On Tuesday, the weather brightened a little, so Haukur and I took a bus to Sugarloaf mountain, a spectacular granite peak rising 396m above sea-level. The top is reached by 2 cable cars, both of which lead to viewing areas which offer stunning views around the city. The weather was quite cloudy so it wasn´t the best time to visit, but we could occasionally see the other of Brazil´s well-known landmarks, the statue of Christ the Redeemer, peering out through the clouds.

Rio is a quite stunning city, one which I will definitely return to, hopefully when the weather is better.

The end of the Carnaval also marked the end of this leg of the tour, as a few new people joined yesterday, and we are now on a different truck (Magaly) with a different tour guide and driver (Mark and Euan). It will be interesting to see how this leg differs from the first part of the tour, as there were many people who were unhappy with Jo, Luke and Tucan as things did not run as smoothly as they could have, and in fact a few of us have signed a letter of complaint which has been sent to the head office. Don´t get me wrong, I had a wonderful time, met some great people and saw some amazing things, but we don´t feel we got value for money, and the attitude of the leaders left something to be desired at times. First impressions of the new guides and truck are very good.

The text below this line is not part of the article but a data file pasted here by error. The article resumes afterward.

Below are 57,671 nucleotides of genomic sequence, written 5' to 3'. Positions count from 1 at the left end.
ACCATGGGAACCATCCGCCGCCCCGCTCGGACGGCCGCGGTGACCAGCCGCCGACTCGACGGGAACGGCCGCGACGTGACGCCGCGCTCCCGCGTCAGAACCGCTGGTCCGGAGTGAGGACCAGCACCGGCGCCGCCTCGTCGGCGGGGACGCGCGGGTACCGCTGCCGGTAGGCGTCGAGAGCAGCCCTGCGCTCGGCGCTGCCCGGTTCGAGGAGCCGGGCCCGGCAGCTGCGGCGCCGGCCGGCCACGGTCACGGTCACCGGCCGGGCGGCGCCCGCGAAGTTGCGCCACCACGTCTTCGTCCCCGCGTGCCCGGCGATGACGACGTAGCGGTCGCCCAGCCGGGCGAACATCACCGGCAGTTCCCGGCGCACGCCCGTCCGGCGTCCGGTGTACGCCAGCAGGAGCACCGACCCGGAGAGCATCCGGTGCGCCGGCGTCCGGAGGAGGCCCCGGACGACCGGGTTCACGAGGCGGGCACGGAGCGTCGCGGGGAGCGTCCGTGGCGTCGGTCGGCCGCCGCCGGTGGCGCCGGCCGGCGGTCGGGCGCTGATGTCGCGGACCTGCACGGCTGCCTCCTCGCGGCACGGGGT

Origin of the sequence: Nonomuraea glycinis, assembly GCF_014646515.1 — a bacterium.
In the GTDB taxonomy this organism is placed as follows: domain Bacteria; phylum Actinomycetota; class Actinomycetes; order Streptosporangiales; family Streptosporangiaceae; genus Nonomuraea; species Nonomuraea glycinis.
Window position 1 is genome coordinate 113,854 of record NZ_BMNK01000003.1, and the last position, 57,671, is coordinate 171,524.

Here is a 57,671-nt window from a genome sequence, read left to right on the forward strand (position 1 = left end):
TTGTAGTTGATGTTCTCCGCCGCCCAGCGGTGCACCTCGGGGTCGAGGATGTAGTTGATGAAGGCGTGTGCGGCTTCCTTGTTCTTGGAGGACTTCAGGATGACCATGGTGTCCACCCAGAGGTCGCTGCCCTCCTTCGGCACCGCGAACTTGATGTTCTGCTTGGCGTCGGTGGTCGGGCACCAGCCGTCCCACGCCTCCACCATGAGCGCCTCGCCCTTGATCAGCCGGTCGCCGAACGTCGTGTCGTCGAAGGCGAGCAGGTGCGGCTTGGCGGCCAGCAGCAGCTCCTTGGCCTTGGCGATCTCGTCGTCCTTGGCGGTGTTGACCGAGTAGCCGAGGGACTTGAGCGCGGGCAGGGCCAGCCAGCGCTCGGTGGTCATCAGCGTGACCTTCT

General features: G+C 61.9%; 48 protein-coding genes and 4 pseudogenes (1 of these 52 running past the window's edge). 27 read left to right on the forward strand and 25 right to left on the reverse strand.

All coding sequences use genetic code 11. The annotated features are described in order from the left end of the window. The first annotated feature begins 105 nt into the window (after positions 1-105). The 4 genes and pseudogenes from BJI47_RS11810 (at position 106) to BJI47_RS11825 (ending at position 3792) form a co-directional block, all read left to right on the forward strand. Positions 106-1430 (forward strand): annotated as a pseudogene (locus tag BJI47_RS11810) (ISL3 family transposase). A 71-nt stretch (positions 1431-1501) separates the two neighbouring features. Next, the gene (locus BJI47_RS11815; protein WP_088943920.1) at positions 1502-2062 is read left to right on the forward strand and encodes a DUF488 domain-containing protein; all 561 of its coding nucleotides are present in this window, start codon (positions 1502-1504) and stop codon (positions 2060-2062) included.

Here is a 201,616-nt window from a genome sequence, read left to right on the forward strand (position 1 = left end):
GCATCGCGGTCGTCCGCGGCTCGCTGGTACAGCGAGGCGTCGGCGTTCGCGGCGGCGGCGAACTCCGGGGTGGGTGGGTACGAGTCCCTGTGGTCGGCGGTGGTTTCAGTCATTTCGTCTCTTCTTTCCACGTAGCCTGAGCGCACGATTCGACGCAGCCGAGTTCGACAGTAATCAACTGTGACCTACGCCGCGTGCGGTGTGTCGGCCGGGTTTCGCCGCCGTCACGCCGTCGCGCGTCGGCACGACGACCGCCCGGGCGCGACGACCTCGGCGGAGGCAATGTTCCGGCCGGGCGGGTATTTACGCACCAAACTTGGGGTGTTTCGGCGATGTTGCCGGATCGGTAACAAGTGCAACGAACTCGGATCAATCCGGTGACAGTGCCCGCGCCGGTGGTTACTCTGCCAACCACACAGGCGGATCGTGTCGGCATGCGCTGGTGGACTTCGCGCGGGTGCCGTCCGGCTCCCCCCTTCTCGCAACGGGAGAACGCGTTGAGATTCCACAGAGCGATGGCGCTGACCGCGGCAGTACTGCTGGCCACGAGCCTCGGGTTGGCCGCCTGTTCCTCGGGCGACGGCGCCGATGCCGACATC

I am currently in Ouro Preto, heading up the east coast of Brazil. The highlight of this leg will be a 5-day cruise along the Amazon river, followed by a 3-day excursion into the jungle, and of course spending a few days with Susana in Salvador next week.

Speak to you all soon and hope all is well back home.

D xxxxxxxxxxxxxxxxxxxxxxxx


8th February 2008

Sounds amazing!
Sounds like you're having great fun - is Suzanne more then a friend David?
10th February 2008

Is this just a holiday romance or the real deal? Your blog just gets more and more amazing David - makes my life in England / Italy seem very dull!
20th February 2008

Hi David - been reading your blogs with much interest (as have some of my workmates !).......you really are on a travelling extravaganza ! (Sounds like me in my heyday ! I can hear you bro laughing his ass off at the comment !) I did do the Inca Trail myself a few yrs ago....camped for one night and took a helicopter back to Cusco ! Mazeltov again on becoming an uncle, keep the updates coming (they get me through monday afternoons !) - look after yourself. PS What's really going on with Susana ?!